Presumably, those supervisors and managers would pass on the message to hourly workers - a violation of federal labor law. Ironically, much of the media was aghast at this intimidation and the blatant manipulation of Wal-Mart employees' most basic decision in a democracy - who to choose to represent and lead our country.
Ironically, because Wal-Mart routinely uses this kind of intimidation and manipulation and much more hard-edged retaliation every time any one or more of their workers thinks about or begins a discussion about whether to form a union.
In fact, at the first hint of union activity or discussion, 15 members of a Wal-Mart anti-union "hit" team get on a private jet in Bentonville, AR, to fly to the store and use intimidation, threats and firings to stop the union activity immediately.
Wal-Mart is America's best known corporate bully. They have bullied small towns across the heartland. They've bullied small businesses, pushing many out of business. They bully their suppliers and vendors. They've long bullied their workers. Now they are bullying their supervisors and managers. Most importantly and most dangerously, they are bullying America's political system.
But they are not alone. It is now a routine and accepted practice for America's employers and corporations to do anything to stop their workers from freely forming unions. Firing worker leaders, threatening to fire others, threatening to close or move worksite, changing shifts, moving union supporters to harder jobs, cutting hours, even physical intimidation, are now commonly used arrows in the quiver of American companies and anti-worker consultants. And American labor law and the federal agency designed to enforce it, the National Labor Relations Board, are powerless to stop them.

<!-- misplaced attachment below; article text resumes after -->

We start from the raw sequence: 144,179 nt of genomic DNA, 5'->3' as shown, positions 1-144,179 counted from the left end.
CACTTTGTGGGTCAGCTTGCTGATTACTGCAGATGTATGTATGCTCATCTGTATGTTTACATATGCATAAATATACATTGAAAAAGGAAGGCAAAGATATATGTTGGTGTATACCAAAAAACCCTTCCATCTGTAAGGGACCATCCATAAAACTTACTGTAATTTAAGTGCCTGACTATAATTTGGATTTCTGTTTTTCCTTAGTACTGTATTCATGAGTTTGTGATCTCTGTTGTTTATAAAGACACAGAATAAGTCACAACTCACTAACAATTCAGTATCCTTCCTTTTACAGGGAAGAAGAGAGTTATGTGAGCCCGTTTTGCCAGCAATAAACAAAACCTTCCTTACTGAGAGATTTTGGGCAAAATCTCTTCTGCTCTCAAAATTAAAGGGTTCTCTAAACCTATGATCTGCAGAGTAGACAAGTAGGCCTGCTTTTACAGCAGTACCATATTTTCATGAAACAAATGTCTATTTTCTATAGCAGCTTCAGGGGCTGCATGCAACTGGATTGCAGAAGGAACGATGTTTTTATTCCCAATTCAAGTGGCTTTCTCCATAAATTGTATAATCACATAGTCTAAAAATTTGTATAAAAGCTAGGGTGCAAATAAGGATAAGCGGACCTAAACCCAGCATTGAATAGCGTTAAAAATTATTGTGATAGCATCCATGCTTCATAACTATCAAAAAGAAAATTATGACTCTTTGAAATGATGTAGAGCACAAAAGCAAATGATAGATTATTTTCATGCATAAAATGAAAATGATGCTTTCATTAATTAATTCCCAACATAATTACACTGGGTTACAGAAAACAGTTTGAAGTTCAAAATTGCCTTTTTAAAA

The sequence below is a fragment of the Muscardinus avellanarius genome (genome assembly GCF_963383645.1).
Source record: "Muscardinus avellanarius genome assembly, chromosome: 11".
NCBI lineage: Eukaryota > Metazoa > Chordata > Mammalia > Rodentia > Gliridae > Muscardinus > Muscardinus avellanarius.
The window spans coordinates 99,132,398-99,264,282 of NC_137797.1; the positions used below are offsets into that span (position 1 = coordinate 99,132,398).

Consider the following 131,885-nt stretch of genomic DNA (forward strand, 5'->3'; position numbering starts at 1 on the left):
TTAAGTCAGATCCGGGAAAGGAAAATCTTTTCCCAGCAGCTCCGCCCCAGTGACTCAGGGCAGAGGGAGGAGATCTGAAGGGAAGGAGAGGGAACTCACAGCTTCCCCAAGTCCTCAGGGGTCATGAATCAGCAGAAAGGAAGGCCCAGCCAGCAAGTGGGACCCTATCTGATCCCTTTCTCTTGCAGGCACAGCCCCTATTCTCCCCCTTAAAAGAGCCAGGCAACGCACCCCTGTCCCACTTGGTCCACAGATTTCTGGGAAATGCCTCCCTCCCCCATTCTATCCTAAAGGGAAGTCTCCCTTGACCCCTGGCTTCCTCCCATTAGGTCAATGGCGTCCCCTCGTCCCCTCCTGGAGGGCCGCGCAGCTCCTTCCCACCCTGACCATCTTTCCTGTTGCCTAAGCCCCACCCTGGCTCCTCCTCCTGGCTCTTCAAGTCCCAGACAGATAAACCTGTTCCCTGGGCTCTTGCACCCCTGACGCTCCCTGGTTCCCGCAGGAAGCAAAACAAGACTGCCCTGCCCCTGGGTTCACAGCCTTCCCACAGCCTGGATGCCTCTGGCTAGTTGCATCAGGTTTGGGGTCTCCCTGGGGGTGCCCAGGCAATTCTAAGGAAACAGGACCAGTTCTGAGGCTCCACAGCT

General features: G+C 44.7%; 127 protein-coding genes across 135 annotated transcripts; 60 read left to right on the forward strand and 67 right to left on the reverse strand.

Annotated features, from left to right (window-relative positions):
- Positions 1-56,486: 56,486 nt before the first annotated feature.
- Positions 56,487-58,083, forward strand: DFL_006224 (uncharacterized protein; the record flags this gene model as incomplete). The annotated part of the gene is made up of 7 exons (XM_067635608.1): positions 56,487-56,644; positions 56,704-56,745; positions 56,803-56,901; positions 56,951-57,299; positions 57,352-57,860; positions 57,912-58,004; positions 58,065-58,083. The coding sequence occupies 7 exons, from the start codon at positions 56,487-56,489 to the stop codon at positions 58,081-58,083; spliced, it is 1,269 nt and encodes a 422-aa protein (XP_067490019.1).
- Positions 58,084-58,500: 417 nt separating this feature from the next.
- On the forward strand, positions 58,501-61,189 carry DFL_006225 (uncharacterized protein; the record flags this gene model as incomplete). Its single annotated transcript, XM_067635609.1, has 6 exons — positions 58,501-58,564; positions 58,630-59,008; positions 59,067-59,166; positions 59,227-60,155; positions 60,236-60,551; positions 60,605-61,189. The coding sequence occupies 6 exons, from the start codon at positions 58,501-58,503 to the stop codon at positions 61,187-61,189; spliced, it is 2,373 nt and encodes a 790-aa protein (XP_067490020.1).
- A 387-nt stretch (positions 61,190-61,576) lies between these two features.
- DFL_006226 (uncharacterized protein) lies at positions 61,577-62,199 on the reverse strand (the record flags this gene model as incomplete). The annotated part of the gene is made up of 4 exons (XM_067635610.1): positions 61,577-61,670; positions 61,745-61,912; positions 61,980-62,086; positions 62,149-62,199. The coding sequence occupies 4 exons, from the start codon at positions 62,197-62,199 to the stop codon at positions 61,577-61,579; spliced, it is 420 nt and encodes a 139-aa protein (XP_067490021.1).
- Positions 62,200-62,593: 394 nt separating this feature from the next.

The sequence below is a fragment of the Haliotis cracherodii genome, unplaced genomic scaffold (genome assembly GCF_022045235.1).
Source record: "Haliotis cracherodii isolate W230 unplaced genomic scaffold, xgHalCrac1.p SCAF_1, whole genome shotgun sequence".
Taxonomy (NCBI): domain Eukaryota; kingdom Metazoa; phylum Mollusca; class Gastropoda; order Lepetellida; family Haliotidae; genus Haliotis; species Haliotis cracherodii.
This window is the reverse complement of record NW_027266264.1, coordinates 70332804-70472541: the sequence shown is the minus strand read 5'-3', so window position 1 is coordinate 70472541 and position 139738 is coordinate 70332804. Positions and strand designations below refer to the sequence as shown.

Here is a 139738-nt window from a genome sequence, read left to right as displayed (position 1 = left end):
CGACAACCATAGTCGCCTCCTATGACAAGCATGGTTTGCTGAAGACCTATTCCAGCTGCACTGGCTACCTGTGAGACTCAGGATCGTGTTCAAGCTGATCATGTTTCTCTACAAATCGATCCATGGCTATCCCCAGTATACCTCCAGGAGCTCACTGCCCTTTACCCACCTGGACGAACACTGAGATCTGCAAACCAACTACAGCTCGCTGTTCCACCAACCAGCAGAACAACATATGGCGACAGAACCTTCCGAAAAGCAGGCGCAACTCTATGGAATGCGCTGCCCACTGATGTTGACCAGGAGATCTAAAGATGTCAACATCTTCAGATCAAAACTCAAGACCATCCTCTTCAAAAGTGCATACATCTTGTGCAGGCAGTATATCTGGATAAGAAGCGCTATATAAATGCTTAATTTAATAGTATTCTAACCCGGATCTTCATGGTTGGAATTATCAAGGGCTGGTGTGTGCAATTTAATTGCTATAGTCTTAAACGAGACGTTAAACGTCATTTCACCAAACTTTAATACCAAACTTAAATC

American labor law is broken, and it is hurting workers, our economy and our society. Wal-Mart's behavior is the best example of just how badly we need the Employee Free Choice Act, legislation that would allow workers to form union without fear of retaliation. Alone, no worker has the power to stand up to a massive corporate bully.
But it is not just individual workers who suffer. Our society and our economy suffer as well.
As the economists and pundits debate whether we are technically in a recession or just headed for one, the living standards of American workers are dropping faster than George Bush's approval ratings.
- In 1980, the average American CEO made 40 times as much money as the average worker. Today it is 500 times more than the average worker.
- There are 20% more Americans living in poverty today than at the end of the last century when Bush took office.
- We have 47 million Americans without health care - more than in 1965 before we created Medicare.
And while our productivity has increased by 75% since 1973, our wages have stagnated, flatlined, even declined.
All this tracks very closely to the 30-year corporate and government assault on workers and their unions, collective bargaining and the freedom of America's workers to join and form them.
So rather than just send all of us a one-time stimulus check that most of us just passed on to the banks and credit card companies, the Congress and the President must take serious, fundamental and real action to strengthen the economy by restoring our right to bargain for better wages and benefits with our employers.
The Employee Free Choice Act will do that.
The Employee Free Choice Act will do three simple and common-sensical things:
1. It will impose real penalties on employers who violate federal labor law. Today there are no effective penalties.
2. Once workers form a union, it will ensure that they are able to win a union contract by allowing them to seek neutral mediation and arbitration if the employer refuses to bargain in good faith.
3. The Employee Free Choice Act will allow workers to join or form a union as easily as the employer can join the Chamber of Commerce - simply by signing a card or petition. And when 50% plus one sign up, the union is established.
We cannot solve America's economic problems by squeezing the middle class, forcing more and more Americans into poverty and further weakening buying and spending power. We must empower workers to form unions, bargain with their employers for the dignity of the middle class, and rebuild the greatest economic engine in history, the American labor movement and America's middle class.
Senator Barack Obama has promised to do just this.